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TV: A LESSER EVIL TO LOVE

May 12, 2003  •  Post A Comment

Johnny and Ed used to argue annually over which animal was smarter, the pig or the horse. Or maybe they argued over which animal was dumber. Whatever. In somewhat the same spirit, I like to defend television when people around me are trashing it, by saying the telephone is by far the more insidious invention. No television set ever woke me from a sound sleep to sell me a magazine.
Why couldn’t Alexander Graham Bell have minded his own damn business? No, no, he had to go poking around like a busybody in matters Man Was Meant to Leave Alone. He came up with a device capable of penetrating and indeed obliterating the once-inviolate walls of that once-sacred fortress, the home. Once the phone got in, the floodgates were open. In fact, the gates were long ago lost to the flood.
So now my local telephone company is trying to get my long-distance business and sending me plaintive letters, and my long-distance telephone company is trying to get my local business and sending me plaintive letters. I suppose I could just switch the two of them for the fun of it, but actually, not even in my pathetic excuse for existence would that qualify as fun. They’re both incompetent at what they do, but that’s no sign they’d be competent at doing what each other does.
It would be a stupid and meaningless exercise, like, say, having Katie Couric and Jay Leno switch jobs for one day, with Katie hosting The Tonight Show and Jay hosting the Today show. (If that sort of insane absurdity really were to happen, the odds of The Tonight Show’s getting better and the Today show’s getting worse are approximately 10 million to one. Mark my words. Go ahead, get out a marker and mark them. Lord knows editors do.)
My lousy long-distance company likes to call me at 7 in the morning, when decent people are still asleep (except for those hosting morning shows and collecting garbage, of course), and wake me up to tell me that my payment of 47 dollars and 32 cents is one day overdue. Clearly the lousy long-distance company is on a short tether if my 47 dollars and 32 cents have become that crucial to its existence. I cannot tell you the name of the company but its initials are A-T-T. Not necessarily in that order.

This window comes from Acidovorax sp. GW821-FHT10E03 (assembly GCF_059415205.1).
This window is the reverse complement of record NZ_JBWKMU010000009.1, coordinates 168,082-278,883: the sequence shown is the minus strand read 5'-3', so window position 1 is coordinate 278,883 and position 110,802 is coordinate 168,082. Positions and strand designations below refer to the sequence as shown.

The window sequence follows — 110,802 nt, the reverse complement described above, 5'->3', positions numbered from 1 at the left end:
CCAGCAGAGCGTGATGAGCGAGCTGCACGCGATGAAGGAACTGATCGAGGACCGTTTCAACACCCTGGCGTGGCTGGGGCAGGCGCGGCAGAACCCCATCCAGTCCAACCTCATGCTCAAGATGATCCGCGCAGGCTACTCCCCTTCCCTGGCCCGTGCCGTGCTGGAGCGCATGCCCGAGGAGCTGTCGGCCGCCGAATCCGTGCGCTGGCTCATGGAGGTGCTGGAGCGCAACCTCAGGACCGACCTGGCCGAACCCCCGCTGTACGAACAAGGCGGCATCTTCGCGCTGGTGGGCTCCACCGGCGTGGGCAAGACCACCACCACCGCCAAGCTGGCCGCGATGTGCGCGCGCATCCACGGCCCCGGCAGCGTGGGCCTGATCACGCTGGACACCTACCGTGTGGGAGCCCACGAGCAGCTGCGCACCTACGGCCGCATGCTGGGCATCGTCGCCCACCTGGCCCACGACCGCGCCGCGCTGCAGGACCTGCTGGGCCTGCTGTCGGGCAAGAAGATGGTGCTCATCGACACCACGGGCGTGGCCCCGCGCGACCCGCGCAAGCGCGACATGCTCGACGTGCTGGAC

Meanwhile my lousy local phone company used to be known by one name and then grew larger and was known by another name and then grew larger still and is now known by yet another. With each step in growth, service gets worse. The company’s growing larger is largely a result of an attempt to make the original great big telephone company smaller, breaking it up into smaller companies that immediately commenced getting huge.
It was a federal judge named Harold Greene who presided over the case that resulted in the breakup of what was at the time the world’s largest, yet surprisingly efficient, corporation. For years I privately cursed the name of Harold Greene for what he had wrought but then, in 1998, he died of a cerebral hemorrhage, and his obituaries revealed that he’d had a magnificent and brilliant career, playing a key role in the creation of the Civil Rights Act of 1964 and the Voting Rights Act of 1965 while working at the Justice Department. In addition, he came to this country from Germany as a refugee from the Nazis.
So, OK, it isn’t Judge Harold Greene’s fault that my local telephone company gets bigger every day but never better; the commercials do get ever-more impressive and lavishly produced, I’ll say that for the company.
The same company provides service for two business lines I have in my home office-or it did. One day I woke up to discover the account had been “slammed,” which I think means poached by another company. That company started sending me bills and nasty letters. I had done nothing and had no inkling a change was coming.
I called the old phone company and asked them to please stage a raid or something and get my account back because this new strange pirate company was much worse. And here is what happened: I was told to call a private number somewhere in Pennsylvania and leave a message. Yes. The person at this private number was for some reason in charge of trying to retrieve accounts that had been stolen away in the night by such companies as the one that snatched mine.
Alas, the private number’s voice mailbox was full and I couldn’t even leave a message saying “Help!” It’s all completely nuts and it sure doesn’t fortify one’s faith in corporate America. It’s another reason, as Johnny and Ed might put it, that the telephone is dumber than the television.
Progress in TV technology is continuing, as the cliche goes, apace. We do already have wide-screen TV available and great big plasma and LCD pictures to wow us, both definite improvements. Around the corner, where it has been waiting for 15 or 20 years, is high-definition television, proffering a thrillingly sharp wide picture. We might all have HDTV in our living rooms right now but for the fact that the Federal Communications Commission is so busy with other things, like ensuring that the concentration of media power gets ever more concentrated in ever fewer giant conglomerates. Somebody at the FCC has a screw loose, and I know what the screw’s name is. Judge Greene, come back! We need you!
Television, I love you. Telephone, I loathe you.